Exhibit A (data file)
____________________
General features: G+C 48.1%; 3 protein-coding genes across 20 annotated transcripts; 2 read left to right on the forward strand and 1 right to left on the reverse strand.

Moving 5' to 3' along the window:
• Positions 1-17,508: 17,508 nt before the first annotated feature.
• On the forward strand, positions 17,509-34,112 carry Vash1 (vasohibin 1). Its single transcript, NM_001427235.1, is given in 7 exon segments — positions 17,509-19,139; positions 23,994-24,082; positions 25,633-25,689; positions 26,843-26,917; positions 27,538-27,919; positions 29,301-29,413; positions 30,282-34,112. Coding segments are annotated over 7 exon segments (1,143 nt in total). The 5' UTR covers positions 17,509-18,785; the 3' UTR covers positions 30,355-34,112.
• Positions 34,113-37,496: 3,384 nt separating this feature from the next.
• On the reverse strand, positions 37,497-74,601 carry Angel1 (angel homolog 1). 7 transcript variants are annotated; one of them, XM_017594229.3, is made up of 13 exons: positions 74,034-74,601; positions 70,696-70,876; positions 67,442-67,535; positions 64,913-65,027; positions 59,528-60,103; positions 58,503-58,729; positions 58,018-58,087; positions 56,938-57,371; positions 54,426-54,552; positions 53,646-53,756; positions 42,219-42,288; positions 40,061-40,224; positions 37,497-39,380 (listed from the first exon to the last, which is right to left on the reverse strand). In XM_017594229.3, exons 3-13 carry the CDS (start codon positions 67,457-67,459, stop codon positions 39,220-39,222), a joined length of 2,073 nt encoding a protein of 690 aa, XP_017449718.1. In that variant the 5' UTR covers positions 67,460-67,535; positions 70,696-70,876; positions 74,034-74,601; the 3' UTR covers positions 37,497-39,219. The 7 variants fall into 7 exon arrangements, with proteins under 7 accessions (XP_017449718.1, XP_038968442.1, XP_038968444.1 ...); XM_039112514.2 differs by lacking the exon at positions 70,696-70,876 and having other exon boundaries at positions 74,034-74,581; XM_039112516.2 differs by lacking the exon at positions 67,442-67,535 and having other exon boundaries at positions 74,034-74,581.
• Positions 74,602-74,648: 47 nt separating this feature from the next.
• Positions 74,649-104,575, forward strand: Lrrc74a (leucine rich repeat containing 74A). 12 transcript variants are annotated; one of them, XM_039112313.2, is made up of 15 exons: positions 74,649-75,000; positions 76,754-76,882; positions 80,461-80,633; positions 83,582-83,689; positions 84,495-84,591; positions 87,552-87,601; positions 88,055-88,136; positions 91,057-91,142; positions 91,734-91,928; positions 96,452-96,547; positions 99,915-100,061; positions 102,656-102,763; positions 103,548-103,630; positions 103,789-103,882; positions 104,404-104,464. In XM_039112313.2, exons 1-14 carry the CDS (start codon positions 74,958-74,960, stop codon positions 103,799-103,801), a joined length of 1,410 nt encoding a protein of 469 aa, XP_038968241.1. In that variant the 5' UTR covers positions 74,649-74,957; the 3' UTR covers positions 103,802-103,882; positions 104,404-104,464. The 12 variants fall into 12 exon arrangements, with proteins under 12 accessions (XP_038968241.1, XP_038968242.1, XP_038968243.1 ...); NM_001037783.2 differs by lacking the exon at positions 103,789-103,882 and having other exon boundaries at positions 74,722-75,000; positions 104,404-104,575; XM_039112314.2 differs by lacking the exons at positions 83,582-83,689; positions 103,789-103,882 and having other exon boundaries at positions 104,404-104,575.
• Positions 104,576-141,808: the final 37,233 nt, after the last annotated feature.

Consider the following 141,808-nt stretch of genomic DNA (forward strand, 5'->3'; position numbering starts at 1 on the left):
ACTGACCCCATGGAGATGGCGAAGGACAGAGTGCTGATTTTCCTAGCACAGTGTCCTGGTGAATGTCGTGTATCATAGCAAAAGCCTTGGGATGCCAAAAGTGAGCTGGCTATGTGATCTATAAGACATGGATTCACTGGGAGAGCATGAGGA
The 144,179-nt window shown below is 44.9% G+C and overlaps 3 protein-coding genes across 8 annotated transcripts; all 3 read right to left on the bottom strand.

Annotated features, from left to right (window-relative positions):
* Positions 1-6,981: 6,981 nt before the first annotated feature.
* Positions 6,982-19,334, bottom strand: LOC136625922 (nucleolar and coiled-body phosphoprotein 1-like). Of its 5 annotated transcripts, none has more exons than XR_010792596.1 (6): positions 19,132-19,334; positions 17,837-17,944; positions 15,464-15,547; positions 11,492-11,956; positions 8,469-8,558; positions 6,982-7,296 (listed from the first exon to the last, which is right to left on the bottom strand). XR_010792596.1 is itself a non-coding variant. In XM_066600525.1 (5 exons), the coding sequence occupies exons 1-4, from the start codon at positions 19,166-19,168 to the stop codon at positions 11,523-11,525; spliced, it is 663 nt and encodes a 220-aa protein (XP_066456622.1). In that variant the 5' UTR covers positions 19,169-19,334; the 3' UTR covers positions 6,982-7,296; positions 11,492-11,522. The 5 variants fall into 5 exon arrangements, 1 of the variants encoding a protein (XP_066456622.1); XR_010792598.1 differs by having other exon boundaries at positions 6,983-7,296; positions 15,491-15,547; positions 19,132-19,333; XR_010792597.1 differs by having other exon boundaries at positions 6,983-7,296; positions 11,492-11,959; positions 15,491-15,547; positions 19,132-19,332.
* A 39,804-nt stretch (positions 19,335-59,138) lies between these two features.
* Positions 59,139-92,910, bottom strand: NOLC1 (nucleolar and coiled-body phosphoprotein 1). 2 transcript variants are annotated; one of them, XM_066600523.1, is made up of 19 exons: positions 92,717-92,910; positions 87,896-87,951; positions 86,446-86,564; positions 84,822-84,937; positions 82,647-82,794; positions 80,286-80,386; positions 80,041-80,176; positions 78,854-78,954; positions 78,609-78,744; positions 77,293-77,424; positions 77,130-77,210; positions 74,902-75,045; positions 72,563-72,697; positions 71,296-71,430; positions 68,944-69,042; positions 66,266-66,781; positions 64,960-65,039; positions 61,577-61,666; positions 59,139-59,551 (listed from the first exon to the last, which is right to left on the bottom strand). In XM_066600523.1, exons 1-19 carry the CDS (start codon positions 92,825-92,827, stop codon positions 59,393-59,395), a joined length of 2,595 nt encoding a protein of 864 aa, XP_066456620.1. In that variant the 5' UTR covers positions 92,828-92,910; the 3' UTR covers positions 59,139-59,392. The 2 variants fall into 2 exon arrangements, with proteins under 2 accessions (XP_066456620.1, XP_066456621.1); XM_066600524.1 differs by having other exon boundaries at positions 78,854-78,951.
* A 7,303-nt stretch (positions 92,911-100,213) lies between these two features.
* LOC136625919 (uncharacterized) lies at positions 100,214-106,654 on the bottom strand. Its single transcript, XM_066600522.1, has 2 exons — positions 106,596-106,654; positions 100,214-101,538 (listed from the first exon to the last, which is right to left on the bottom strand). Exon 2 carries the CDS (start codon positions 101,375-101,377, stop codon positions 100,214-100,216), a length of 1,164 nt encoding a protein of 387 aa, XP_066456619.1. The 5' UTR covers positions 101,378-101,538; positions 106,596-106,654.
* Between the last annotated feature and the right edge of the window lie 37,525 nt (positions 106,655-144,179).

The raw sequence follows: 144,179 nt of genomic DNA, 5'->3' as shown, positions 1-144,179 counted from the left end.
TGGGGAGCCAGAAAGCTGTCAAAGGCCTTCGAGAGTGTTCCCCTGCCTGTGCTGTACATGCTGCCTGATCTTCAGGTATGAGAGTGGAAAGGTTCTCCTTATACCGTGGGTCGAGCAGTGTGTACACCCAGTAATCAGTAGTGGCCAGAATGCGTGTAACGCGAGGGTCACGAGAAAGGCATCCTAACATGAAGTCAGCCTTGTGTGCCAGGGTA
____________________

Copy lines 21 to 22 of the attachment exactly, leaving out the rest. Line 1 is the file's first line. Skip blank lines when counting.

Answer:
The raw sequence follows: 144,179 nt of genomic DNA, 5'->3' as shown, positions 1-144,179 counted from the left end.
TGGGGAGCCAGAAAGCTGTCAAAGGCCTTCGAGAGTGTTCCCCTGCCTGTGCTGTACATGCTGCCTGATCTTCAGGTATGAGAGTGGAAAGGTTCTCCTTATACCGTGGGTCGAGCAGTGTGTACACCCAGTAATCAGTAGTGGCCAGAATGCGTGTAACGCGAGGGTCACGAGAAAGGCATCCTAACATGAAGTCAGCCTTGTGTGCCAGGGTA